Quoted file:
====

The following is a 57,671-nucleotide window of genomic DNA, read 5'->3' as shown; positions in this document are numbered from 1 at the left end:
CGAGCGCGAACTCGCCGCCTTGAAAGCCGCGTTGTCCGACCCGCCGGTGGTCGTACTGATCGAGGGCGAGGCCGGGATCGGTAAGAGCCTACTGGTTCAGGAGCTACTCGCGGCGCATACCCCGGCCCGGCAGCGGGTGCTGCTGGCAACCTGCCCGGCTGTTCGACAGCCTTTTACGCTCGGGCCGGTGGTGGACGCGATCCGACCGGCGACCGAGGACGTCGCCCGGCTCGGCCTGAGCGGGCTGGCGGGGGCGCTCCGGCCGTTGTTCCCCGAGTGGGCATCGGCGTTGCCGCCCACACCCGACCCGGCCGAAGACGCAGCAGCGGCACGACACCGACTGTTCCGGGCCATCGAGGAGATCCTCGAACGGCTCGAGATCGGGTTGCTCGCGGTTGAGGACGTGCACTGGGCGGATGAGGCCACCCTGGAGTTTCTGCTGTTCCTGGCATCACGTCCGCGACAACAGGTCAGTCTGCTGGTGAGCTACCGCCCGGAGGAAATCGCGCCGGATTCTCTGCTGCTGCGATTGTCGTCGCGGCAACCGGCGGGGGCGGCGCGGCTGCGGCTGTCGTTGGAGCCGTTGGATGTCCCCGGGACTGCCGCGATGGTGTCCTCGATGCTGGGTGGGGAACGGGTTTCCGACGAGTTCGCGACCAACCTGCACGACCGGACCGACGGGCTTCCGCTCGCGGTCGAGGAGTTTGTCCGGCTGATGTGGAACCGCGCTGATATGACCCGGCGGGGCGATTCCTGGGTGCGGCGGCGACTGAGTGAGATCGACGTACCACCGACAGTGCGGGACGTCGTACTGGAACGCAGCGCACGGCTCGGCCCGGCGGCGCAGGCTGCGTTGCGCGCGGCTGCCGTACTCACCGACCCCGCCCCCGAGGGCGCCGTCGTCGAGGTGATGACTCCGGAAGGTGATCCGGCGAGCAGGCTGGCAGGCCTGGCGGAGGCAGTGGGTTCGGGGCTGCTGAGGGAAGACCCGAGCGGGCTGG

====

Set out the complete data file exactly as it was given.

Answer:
The following is a 57,671-nucleotide window of genomic DNA, read 5'->3' as shown; positions in this document are numbered from 1 at the left end:
CGAGCGCGAACTCGCCGCCTTGAAAGCCGCGTTGTCCGACCCGCCGGTGGTCGTACTGATCGAGGGCGAGGCCGGGATCGGTAAGAGCCTACTGGTTCAGGAGCTACTCGCGGCGCATACCCCGGCCCGGCAGCGGGTGCTGCTGGCAACCTGCCCGGCTGTTCGACAGCCTTTTACGCTCGGGCCGGTGGTGGACGCGATCCGACCGGCGACCGAGGACGTCGCCCGGCTCGGCCTGAGCGGGCTGGCGGGGGCGCTCCGGCCGTTGTTCCCCGAGTGGGCATCGGCGTTGCCGCCCACACCCGACCCGGCCGAAGACGCAGCAGCGGCACGACACCGACTGTTCCGGGCCATCGAGGAGATCCTCGAACGGCTCGAGATCGGGTTGCTCGCGGTTGAGGACGTGCACTGGGCGGATGAGGCCACCCTGGAGTTTCTGCTGTTCCTGGCATCACGTCCGCGACAACAGGTCAGTCTGCTGGTGAGCTACCGCCCGGAGGAAATCGCGCCGGATTCTCTGCTGCTGCGATTGTCGTCGCGGCAACCGGCGGGGGCGGCGCGGCTGCGGCTGTCGTTGGAGCCGTTGGATGTCCCCGGGACTGCCGCGATGGTGTCCTCGATGCTGGGTGGGGAACGGGTTTCCGACGAGTTCGCGACCAACCTGCACGACCGGACCGACGGGCTTCCGCTCGCGGTCGAGGAGTTTGTCCGGCTGATGTGGAACCGCGCTGATATGACCCGGCGGGGCGATTCCTGGGTGCGGCGGCGACTGAGTGAGATCGACGTACCACCGACAGTGCGGGACGTCGTACTGGAACGCAGCGCACGGCTCGGCCCGGCGGCGCAGGCTGCGTTGCGCGCGGCTGCCGTACTCACCGACCCCGCCCCCGAGGGCGCCGTCGTCGAGGTGATGACTCCGGAAGGTGATCCGGCGAGCAGGCTGGCAGGCCTGGCGGAGGCAGTGGGTTCGGGGCTGCTGAGGGAAGACCCGAGCGGGCTGG